GRAPEVINE, Texas (BP) – The holidays are a time when families and friends come together to practice their unique Christmas traditions. From decorating cookies or donating toys, traditions bring a sense of unity and consistency to the hustle and bustle of the holiday season.
Hispanic Southern Baptists have many different traditions that bring their culture and faith together in a distinct way. Clara Molina, the women’s team leader with the National Hispanic Baptist Network, grew up practicing some of these traditions with her family. Now, she has passed them on to her grandchildren, who get to experience a piece of both Anglo and Hispanic cultures at Christmastime.
One of Molina’s holiday highlights is a big Christmas Eve, or Noche Buena, party.
“In my family … Christmas Day is great. We go to church, we hang out with the family. But the big thing is Christmas Eve. That’s when we make the big cooking. … That’s when we celebrate the whole thing, the night before.” Molina’s family looks forward to the rice, fruit and beef and chicken empanadas that make their appearance at the party each year.
“Sometimes we [play] a game that is called Takeaway, which [is similar to White Elephant] … somebody will read a story to the kids … we’ll dance together. It’s great.”
There are unique characteristics of a Hispanic of Christmas celebration, Molina said.
“Usually in the Hispanic world, Christmas is very influenced by the Catholic traditions. … Usually there’s a church gathering at midnight [called] la misa de gallo (“the rooster mass”). … But it’s more of the Catholic thing. In United States, they do the Christmas Eve service … sometimes they do it at midnight.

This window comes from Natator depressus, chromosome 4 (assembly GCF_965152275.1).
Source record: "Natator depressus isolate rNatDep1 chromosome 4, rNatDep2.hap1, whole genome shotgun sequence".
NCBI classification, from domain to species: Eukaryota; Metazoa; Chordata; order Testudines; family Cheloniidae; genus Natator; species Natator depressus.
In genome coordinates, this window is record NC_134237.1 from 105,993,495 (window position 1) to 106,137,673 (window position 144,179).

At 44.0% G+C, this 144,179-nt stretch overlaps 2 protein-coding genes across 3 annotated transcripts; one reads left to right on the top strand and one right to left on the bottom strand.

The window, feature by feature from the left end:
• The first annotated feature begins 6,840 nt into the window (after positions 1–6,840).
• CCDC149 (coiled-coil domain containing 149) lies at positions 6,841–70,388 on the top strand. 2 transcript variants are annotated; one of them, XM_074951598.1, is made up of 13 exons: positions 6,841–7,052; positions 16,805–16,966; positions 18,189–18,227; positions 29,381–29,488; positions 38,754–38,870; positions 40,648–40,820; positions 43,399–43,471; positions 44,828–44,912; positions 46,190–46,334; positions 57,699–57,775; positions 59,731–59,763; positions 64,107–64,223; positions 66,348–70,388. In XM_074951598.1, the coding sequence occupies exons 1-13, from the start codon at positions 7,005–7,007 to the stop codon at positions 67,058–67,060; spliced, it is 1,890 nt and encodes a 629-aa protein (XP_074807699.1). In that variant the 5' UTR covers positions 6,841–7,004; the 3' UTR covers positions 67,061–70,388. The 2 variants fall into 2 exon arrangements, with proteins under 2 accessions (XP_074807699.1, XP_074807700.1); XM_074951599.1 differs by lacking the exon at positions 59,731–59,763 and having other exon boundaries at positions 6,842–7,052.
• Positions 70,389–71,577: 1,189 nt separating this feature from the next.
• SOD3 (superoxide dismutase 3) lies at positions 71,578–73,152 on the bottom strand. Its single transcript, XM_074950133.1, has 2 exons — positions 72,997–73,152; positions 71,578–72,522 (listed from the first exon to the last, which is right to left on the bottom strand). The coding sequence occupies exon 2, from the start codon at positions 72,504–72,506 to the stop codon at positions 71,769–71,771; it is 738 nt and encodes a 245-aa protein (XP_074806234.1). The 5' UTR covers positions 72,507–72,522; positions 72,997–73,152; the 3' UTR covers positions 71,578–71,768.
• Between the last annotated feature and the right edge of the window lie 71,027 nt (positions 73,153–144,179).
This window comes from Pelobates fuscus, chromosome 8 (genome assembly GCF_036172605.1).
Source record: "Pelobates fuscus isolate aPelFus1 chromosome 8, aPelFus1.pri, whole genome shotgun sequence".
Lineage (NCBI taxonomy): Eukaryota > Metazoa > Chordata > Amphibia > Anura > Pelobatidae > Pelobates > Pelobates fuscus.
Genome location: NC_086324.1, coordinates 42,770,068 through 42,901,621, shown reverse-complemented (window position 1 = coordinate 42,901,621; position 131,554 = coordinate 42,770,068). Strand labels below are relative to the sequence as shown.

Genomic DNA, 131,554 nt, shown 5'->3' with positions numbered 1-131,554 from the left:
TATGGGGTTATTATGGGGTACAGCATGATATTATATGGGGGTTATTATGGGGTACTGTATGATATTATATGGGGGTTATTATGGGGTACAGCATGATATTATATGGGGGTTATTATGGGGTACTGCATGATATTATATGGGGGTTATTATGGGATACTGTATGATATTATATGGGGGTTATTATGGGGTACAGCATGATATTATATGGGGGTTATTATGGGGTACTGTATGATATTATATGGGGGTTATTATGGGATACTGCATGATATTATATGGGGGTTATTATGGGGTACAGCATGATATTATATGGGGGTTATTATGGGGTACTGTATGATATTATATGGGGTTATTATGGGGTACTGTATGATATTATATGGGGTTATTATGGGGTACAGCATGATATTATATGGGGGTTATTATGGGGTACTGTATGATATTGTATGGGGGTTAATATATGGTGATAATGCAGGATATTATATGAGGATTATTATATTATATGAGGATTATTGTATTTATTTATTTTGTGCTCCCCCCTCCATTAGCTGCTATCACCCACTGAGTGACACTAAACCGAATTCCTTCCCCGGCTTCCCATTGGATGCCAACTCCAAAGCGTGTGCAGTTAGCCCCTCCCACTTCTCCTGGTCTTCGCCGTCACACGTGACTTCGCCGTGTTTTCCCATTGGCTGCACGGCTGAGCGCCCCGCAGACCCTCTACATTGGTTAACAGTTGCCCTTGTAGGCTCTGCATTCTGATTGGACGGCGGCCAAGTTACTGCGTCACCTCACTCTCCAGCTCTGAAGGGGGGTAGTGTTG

There’s a big difference between the exchanging of gifts in Hispanic cultures and what most Americans practice, she said.
“Part of the culture is getting a little Americanized where they have Santa Claus,” she said. “… But the big thing in the Hispanic world is January 6th. Christmas is the gathering and the fun part, but the kids [are waiting for] January 6th. On January 6th, they celebrate what they call The Three Kings, [Los Tres Reyes Magos]. I celebrated that when I was a little girl. … But the history [is] the kids believed that the three kings came into the house with the camels and left the gifts under the bed. We would put under the tree water, grass, cookies and things like that for the three kings and the camels to have something to eat.”
Various Hispanic countries have their own unique customs, Molina said. One example is La Vieja Belén (“Bethlehem Woman”) – a tradition in the Dominican Repubic in which gifts are given to poor children a week after Jan. 6.
“Mexico has something called roca de pan, which is a special bread that they make in a wreath kind of shape. But they only eat it for the 6th of January,” she said. “It’s well known just for that particular day. We [also] have a special music. For example, in Puerto Rico … people actually go to the street and sing to different homes. They go from home to home to sing.”
Hispanic churches often use these traditions as an outreach to their communities, such as giving away toys, hosting a Christmas Eve party for the community or arranging a la misa de gallo service.
“It’s incredible how much attendance at church there is during that particular time of the year,” Molina said, “which is great because we get to share the Gospel. …”
Ultimately, it’s about showing you care, she said.
“One of the things that I think is important is that Christmastime is really a time in the year to show how much you love people,” Molina said. “There is a big concentration of making sure that people have food [and they] gather together as families. There’s also forgiveness [and] a lot of reunions that happen during that time of year. … Christmas is of huge importance in the Hispanic community. It brings people together in a way that doesn’t happen the rest of the year.”